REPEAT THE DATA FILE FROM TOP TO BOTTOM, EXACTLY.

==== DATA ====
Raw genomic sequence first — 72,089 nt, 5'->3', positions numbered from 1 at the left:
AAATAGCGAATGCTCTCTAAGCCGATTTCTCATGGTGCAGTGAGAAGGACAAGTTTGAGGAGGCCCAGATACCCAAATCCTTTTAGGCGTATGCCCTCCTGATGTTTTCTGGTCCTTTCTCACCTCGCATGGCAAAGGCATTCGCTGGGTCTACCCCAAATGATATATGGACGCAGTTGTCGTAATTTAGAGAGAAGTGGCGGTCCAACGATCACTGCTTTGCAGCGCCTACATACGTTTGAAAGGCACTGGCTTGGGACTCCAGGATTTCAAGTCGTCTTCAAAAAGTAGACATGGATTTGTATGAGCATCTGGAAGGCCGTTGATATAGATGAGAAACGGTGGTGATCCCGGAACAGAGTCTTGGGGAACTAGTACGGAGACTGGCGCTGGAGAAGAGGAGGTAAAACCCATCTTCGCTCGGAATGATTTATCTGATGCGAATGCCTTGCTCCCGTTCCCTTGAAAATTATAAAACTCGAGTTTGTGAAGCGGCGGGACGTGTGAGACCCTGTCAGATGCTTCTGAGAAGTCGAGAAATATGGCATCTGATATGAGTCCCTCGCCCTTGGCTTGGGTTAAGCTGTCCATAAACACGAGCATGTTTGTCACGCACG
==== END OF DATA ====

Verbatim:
Raw genomic sequence first — 72,089 nt, 5'->3', positions numbered from 1 at the left:
AAATAGCGAATGCTCTCTAAGCCGATTTCTCATGGTGCAGTGAGAAGGACAAGTTTGAGGAGGCCCAGATACCCAAATCCTTTTAGGCGTATGCCCTCCTGATGTTTTCTGGTCCTTTCTCACCTCGCATGGCAAAGGCATTCGCTGGGTCTACCCCAAATGATATATGGACGCAGTTGTCGTAATTTAGAGAGAAGTGGCGGTCCAACGATCACTGCTTTGCAGCGCCTACATACGTTTGAAAGGCACTGGCTTGGGACTCCAGGATTTCAAGTCGTCTTCAAAAAGTAGACATGGATTTGTATGAGCATCTGGAAGGCCGTTGATATAGATGAGAAACGGTGGTGATCCCGGAACAGAGTCTTGGGGAACTAGTACGGAGACTGGCGCTGGAGAAGAGGAGGTAAAACCCATCTTCGCTCGGAATGATTTATCTGATGCGAATGCCTTGCTCCCGTTCCCTTGAAAATTATAAAACTCGAGTTTGTGAAGCGGCGGGACGTGTGAGACCCTGTCAGATGCTTCTGAGAAGTCGAGAAATATGGCATCTGATATGAGTCCCTCGCCCTTGGCTTGGGTTAAGCTGTCCATAAACACGAGCATGTTTGTCACGCACG